In Domain-Driven Design: Tackling Complexity in the Heart of Software by Eric Evans, Entity and Value Types are 2 of the fundamental building blocks that the concepts in the rest of the book are built on. Let's take a look at what they are and why they matter.
In DDD, an Entity is something that has an identifier and an owner. It can be mutable, but has a thread of continuity throughout its lifetime. Let's break that down using a car as an example:
An Entity has an identifier: A good example of an Entity is a car, which is identified by its license plate.
An Entity has an owner: If a car gets a parking ticket, or is involved in an accident, the authorities can find out who owns the car by looking at records that map a car to its owner. The owner can sell the car and transfer ownership to somebody else. The owner can also acquire a new car.
An Entity can be mutable: An owner can change things on a car. They can change the wheels, the tires, the colour of the car, the engine and other parts. They can extend the car with body kits.
An Entity has a thread of continuity: To return to the parking ticket example, if the car has changed owners, authorities can tell who owned a car at the point in time the ticket was written. Similarly there might be significant, time-based events recorded about a car such as if it was involved in a serious accident or if it has been changed in a significant way, for instance the introduction of a souped up, turbo-charged engine.
In DDD, a Value type is something that is immutable, has no identifier, and is replaceable by another instance of the same Value type. We are often concerned with the quantity of a Value type rather than specific instances. To carry on with the car analogy, let's consider tyres as being a Value type.
A Value type is immutable: A tyre is made up of a rubber compound and is moulded into a shape. the ingredients of the rubber compound and the shape of the tyre will never change once the tyre leaves the factory. Even if the manufacturer changes its rubber compound, this only changes future instances of tyres not ones that already exist and are fitted on cars.
A value has no identifier: A car has a number of tyres on it. Tyres can be moved from one car to another, but there is no way of tracing which car a tyre was on at any particular time as there is nothing to identify an individual tire or to trace an owner.
A Value type is replaceable by another instance of the same Value type: Changing the tire on a car with another tire of the same make and model will not change the car. Similarly, if a mechanic has 10 of the same tire in stock, it does not matter to the car owner which tire the mechanic takes from the shelf and puts on the car. They are essentially all the same.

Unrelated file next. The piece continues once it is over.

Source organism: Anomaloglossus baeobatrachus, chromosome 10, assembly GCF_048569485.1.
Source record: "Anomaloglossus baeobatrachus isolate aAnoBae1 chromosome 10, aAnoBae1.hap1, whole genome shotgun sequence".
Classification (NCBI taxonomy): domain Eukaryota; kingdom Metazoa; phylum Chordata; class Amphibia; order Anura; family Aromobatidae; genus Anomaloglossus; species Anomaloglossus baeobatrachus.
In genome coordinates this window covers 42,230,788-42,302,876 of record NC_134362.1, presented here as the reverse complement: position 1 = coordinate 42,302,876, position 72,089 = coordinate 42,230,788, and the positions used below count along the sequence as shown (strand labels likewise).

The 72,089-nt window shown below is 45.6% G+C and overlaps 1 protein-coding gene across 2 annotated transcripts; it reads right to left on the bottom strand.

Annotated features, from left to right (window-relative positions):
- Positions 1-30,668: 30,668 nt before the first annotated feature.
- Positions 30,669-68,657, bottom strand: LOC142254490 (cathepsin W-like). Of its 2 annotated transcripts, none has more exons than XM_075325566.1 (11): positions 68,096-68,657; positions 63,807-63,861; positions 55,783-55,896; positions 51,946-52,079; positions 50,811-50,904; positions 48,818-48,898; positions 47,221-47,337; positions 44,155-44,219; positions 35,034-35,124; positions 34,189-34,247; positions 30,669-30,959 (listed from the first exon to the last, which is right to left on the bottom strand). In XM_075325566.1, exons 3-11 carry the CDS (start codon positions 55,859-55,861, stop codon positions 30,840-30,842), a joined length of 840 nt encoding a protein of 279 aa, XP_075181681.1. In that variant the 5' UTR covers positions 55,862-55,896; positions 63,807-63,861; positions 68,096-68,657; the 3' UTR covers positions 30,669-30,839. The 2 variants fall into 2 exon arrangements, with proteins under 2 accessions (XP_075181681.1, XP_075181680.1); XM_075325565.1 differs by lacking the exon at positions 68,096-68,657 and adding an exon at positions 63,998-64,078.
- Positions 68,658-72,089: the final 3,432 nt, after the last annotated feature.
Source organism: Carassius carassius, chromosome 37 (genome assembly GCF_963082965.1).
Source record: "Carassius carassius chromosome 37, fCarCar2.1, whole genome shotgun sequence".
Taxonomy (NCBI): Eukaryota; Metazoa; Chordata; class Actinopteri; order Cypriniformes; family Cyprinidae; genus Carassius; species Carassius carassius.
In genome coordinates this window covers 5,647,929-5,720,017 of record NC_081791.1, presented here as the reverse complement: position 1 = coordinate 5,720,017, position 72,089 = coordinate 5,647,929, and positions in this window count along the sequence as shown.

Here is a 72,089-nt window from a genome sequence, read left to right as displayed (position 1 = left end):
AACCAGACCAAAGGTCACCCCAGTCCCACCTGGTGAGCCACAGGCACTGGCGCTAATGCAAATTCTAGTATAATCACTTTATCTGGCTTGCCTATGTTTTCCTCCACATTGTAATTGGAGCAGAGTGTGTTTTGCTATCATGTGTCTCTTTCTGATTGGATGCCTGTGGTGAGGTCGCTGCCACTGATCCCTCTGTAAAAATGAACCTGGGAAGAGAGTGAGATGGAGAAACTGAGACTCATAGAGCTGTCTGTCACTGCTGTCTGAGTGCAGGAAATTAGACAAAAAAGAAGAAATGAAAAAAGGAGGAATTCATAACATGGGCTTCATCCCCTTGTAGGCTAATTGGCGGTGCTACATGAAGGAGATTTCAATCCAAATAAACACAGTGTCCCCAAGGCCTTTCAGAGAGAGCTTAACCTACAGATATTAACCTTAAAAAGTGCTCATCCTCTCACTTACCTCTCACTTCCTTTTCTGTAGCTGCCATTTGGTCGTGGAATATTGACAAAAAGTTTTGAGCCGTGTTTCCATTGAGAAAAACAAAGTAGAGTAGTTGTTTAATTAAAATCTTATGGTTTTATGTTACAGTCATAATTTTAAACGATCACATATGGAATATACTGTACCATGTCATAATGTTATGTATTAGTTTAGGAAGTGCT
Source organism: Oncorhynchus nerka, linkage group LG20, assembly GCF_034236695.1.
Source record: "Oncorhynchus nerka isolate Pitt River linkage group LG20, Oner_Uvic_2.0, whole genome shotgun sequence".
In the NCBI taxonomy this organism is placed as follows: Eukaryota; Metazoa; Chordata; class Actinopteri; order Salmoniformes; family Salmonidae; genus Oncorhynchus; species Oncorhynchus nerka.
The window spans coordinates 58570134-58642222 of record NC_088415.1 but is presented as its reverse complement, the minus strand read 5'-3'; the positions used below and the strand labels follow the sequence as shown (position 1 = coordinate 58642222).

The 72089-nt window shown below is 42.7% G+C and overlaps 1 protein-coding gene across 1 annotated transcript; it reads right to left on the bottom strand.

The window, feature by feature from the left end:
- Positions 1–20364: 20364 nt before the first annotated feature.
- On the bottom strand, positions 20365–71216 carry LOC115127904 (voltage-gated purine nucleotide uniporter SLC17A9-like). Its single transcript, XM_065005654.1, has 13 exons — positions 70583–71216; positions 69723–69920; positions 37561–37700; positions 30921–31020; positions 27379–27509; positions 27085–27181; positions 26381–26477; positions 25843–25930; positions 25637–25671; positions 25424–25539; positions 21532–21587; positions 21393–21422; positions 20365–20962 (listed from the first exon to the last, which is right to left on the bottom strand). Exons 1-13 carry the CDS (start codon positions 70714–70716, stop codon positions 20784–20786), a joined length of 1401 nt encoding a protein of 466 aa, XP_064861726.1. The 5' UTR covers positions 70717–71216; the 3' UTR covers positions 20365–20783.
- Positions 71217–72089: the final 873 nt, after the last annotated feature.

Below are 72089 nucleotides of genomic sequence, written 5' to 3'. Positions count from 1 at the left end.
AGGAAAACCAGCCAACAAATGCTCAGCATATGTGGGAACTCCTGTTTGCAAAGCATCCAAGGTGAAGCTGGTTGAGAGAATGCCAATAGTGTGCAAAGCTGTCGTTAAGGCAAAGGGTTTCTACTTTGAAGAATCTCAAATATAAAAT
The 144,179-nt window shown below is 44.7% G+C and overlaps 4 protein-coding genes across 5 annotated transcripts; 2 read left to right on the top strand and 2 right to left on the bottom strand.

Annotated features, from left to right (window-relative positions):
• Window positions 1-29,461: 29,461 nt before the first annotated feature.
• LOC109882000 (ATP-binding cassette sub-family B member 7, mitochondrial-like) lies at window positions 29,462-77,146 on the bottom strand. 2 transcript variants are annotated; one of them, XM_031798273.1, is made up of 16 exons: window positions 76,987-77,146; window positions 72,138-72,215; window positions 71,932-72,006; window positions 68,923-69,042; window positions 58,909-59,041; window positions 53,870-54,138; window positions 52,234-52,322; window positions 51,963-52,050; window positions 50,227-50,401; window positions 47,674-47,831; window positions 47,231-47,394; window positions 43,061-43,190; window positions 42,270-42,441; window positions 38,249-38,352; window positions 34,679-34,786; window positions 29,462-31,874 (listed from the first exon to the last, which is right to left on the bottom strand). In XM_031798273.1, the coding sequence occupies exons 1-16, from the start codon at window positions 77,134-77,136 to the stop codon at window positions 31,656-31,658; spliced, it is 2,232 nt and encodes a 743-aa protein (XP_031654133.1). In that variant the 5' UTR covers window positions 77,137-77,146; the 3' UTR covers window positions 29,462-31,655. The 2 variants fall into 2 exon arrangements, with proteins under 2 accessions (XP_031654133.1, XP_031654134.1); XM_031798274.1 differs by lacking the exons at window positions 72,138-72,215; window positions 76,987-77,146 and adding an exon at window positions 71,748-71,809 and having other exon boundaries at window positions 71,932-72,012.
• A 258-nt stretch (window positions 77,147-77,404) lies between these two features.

This is where it gets a little more complicated, because it isn't as simple as saying something is always an Entity or always a Value type. As is often the case in DDD, context is always important.
Money can be a good example of a Value type. It does not normally matter if a £5 note is the same £5 note. It is the quantity you have that matters, not the instance of the note. This is true in most contexts but if we think about a bank robbery, each note has a serial number and serial numbers are tracked to some degree. We might not know exactly who has a note at a particular time but there are times when serial numbers are used to identify an instance and owner of a note. For police investigating a bank robbery and looking for £5 notes with specific serial numbers, those notes are Entities rather than Value types.
Why does it matter?
Software models the real world, and the real world is complex. We can limit that complexity to some extent by being explicit about what is an Entity that we need to track and audit, and what is a Value type that we are only really interested in the quantity or value of. The more we can explicitly limit to be Value types the simpler our software systems will be to create and maintain. Similarly, a lot of the complexity of Entities such as identifying instances, ownership, maintaining state, and auditing changes can be quite generic and re-usable across all Entities in a system.
Where to start
If you want to find out more or start modelling software as an Entities and Value types, I'd recommend reading Eric Evans original book Domain-Driven Design: Tackling Complexity in the Heart of Software to get a good understanding of the key concepts. Beyond that, there are more modern book for most languages that suggest ways to implement Evan's concepts. A good one for .NET developers is Hands-On Domain Driven Design with .NET Core by Alexy Zimarev.